Budgeting services have been given a last-minute funding reprieve which means they are now unlikely to have to lay off staff.
Social Development Minister Paula Bennett has announced an extra $1.5 million for the 152 budget agencies, replacing $1.3 million which they were given last year in a temporary recession-beating fund which expires on June 30.
The money will be fast-tracked to get to agencies before they have to go through with plans to lay off staff. Applications open on Monday and agencies will be told how much each will receive on May 31.
Family Budgeting Services Federation chief executive Raewyn Fox said the slight increase meant most agencies should be able to maintain their existing services.
"I'm very relieved," she said.
Mangere Budgeting Service Darryl Evans said the fast-track process was "really good" but was unlikely to cover his full current funding shortfall of $241,000. He has put in 19 funding applications to philanthropic bodies since January and hopes some will come through to close the gap.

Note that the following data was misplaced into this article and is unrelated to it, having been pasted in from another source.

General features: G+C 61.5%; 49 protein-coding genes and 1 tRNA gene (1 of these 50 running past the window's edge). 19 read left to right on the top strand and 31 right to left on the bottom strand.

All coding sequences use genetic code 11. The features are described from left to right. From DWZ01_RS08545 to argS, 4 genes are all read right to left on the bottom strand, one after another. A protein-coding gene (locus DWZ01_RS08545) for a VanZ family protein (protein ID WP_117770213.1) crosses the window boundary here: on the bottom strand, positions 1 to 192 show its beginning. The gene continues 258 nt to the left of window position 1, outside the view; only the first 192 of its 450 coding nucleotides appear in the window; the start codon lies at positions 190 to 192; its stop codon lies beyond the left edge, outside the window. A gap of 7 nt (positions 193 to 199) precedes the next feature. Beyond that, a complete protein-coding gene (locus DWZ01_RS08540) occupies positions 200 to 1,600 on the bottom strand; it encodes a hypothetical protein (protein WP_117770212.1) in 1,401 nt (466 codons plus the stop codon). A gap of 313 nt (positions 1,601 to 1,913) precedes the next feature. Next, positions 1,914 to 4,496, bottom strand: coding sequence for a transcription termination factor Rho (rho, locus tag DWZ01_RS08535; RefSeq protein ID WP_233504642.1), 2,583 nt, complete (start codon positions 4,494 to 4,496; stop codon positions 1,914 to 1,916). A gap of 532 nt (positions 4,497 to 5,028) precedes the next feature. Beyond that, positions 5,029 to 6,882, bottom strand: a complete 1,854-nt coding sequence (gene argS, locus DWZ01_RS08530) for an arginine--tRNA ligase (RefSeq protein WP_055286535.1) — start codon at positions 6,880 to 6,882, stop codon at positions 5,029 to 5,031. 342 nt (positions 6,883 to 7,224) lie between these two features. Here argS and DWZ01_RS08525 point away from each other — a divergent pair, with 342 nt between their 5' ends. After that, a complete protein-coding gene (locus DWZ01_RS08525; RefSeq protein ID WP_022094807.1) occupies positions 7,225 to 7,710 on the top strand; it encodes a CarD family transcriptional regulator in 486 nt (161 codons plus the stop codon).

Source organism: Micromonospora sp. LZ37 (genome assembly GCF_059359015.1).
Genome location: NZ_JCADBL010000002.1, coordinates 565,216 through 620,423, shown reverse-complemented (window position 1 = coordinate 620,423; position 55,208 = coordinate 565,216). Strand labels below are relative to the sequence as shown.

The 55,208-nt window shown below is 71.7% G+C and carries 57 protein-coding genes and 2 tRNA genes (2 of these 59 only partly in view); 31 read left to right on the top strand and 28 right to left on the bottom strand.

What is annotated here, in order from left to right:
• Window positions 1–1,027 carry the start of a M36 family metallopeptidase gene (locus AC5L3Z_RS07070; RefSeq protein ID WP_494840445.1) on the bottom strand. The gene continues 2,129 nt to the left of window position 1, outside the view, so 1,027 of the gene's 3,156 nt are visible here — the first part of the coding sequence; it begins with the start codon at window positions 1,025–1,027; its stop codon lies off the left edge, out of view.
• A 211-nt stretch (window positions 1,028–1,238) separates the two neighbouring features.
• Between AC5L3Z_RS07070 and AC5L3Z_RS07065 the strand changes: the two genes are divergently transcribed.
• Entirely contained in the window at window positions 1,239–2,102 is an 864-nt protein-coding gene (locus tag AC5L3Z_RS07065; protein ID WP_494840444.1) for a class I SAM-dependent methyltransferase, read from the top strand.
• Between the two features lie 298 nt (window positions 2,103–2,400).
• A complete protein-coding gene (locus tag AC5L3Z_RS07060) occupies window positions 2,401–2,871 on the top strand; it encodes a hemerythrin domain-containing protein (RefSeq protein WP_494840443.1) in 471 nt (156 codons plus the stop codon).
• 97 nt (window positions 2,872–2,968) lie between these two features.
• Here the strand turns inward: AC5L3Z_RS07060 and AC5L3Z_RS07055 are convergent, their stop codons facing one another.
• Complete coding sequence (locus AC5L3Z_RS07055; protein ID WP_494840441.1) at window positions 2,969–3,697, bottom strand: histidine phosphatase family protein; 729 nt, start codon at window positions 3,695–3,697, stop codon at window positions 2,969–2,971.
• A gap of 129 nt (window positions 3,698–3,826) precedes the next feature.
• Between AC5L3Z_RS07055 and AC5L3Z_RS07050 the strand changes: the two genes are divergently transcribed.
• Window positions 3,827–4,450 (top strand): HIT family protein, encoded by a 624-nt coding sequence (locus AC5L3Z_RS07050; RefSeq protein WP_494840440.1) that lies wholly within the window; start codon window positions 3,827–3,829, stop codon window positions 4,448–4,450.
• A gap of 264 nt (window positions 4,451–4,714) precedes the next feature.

Salvation Army community ministries manager Major Pam Waugh, who said last week she faced laying off a third of her 60 advisers, said the funding was "a very good offer".
The money is on top of the Social Development Ministry's base funding for all budgeting services, which has been fixed at $8.96 million for at least the past two years. A longer-term review of funding has been promised later this year.
Meanwhile, the Auckland Refugee Council, which said last week it might have to close its hostel for asylum seekers because of the end of the recession fund, met Auckland MPs Nikki Kaye and Paul Goldsmith last Wednesday to look for a new source of funding.
Executive officer Marian Kleist said Ms Kaye asked her to submit a request to Immigration Minister Michael Woodhouse within 48 hours, so she sent it to him on Friday.